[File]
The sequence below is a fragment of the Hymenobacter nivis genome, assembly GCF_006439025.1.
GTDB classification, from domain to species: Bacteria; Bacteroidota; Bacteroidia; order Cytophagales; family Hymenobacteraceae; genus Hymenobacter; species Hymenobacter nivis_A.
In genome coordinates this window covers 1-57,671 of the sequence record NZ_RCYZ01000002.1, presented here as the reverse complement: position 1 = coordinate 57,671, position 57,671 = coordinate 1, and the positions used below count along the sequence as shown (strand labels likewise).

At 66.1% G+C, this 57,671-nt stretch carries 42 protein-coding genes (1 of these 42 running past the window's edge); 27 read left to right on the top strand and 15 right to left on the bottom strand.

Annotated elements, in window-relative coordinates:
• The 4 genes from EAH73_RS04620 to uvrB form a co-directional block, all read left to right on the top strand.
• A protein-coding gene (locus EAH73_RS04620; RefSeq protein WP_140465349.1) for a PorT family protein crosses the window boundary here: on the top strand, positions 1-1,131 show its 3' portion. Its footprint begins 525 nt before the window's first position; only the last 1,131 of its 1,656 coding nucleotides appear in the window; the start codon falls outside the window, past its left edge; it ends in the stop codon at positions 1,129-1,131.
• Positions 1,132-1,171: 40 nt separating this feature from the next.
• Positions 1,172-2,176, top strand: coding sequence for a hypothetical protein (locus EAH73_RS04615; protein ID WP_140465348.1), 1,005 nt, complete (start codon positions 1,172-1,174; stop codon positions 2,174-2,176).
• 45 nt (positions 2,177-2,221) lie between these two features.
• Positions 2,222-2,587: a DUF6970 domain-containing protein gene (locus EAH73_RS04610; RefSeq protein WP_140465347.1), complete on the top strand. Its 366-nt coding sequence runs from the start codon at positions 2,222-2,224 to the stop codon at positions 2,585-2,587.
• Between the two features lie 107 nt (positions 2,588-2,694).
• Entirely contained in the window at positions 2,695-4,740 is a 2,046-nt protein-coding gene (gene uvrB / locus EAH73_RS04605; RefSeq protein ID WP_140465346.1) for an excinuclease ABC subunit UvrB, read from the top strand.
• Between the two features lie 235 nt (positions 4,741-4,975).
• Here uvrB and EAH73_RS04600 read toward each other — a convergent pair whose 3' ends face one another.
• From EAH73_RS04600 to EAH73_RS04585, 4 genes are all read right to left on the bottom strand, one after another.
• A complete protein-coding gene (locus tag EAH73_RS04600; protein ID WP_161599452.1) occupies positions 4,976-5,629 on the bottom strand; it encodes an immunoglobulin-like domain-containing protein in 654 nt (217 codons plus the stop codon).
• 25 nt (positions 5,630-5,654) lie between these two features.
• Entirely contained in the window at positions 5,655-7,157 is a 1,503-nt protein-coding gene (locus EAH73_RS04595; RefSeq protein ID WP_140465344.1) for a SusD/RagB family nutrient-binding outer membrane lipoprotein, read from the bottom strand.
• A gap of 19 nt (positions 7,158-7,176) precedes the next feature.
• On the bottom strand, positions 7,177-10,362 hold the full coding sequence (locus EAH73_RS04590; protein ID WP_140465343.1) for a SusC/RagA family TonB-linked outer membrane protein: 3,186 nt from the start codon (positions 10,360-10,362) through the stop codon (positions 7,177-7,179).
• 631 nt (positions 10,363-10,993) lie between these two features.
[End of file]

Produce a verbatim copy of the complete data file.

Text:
The sequence below is a fragment of the Hymenobacter nivis genome, assembly GCF_006439025.1.
GTDB classification, from domain to species: Bacteria; Bacteroidota; Bacteroidia; order Cytophagales; family Hymenobacteraceae; genus Hymenobacter; species Hymenobacter nivis_A.
In genome coordinates this window covers 1-57,671 of the sequence record NZ_RCYZ01000002.1, presented here as the reverse complement: position 1 = coordinate 57,671, position 57,671 = coordinate 1, and the positions used below count along the sequence as shown (strand labels likewise).

At 66.1% G+C, this 57,671-nt stretch carries 42 protein-coding genes (1 of these 42 running past the window's edge); 27 read left to right on the top strand and 15 right to left on the bottom strand.

Annotated elements, in window-relative coordinates:
• The 4 genes from EAH73_RS04620 to uvrB form a co-directional block, all read left to right on the top strand.
• A protein-coding gene (locus EAH73_RS04620; RefSeq protein WP_140465349.1) for a PorT family protein crosses the window boundary here: on the top strand, positions 1-1,131 show its 3' portion. Its footprint begins 525 nt before the window's first position; only the last 1,131 of its 1,656 coding nucleotides appear in the window; the start codon falls outside the window, past its left edge; it ends in the stop codon at positions 1,129-1,131.
• Positions 1,132-1,171: 40 nt separating this feature from the next.
• Positions 1,172-2,176, top strand: coding sequence for a hypothetical protein (locus EAH73_RS04615; protein ID WP_140465348.1), 1,005 nt, complete (start codon positions 1,172-1,174; stop codon positions 2,174-2,176).
• 45 nt (positions 2,177-2,221) lie between these two features.
• Positions 2,222-2,587: a DUF6970 domain-containing protein gene (locus EAH73_RS04610; RefSeq protein WP_140465347.1), complete on the top strand. Its 366-nt coding sequence runs from the start codon at positions 2,222-2,224 to the stop codon at positions 2,585-2,587.
• Between the two features lie 107 nt (positions 2,588-2,694).
• Entirely contained in the window at positions 2,695-4,740 is a 2,046-nt protein-coding gene (gene uvrB / locus EAH73_RS04605; RefSeq protein ID WP_140465346.1) for an excinuclease ABC subunit UvrB, read from the top strand.
• Between the two features lie 235 nt (positions 4,741-4,975).
• Here uvrB and EAH73_RS04600 read toward each other — a convergent pair whose 3' ends face one another.
• From EAH73_RS04600 to EAH73_RS04585, 4 genes are all read right to left on the bottom strand, one after another.
• A complete protein-coding gene (locus tag EAH73_RS04600; protein ID WP_161599452.1) occupies positions 4,976-5,629 on the bottom strand; it encodes an immunoglobulin-like domain-containing protein in 654 nt (217 codons plus the stop codon).
• 25 nt (positions 5,630-5,654) lie between these two features.
• Entirely contained in the window at positions 5,655-7,157 is a 1,503-nt protein-coding gene (locus EAH73_RS04595; RefSeq protein ID WP_140465344.1) for a SusD/RagB family nutrient-binding outer membrane lipoprotein, read from the bottom strand.
• A gap of 19 nt (positions 7,158-7,176) precedes the next feature.
• On the bottom strand, positions 7,177-10,362 hold the full coding sequence (locus EAH73_RS04590; protein ID WP_140465343.1) for a SusC/RagA family TonB-linked outer membrane protein: 3,186 nt from the start codon (positions 10,360-10,362) through the stop codon (positions 7,177-7,179).
• 631 nt (positions 10,363-10,993) lie between these two features.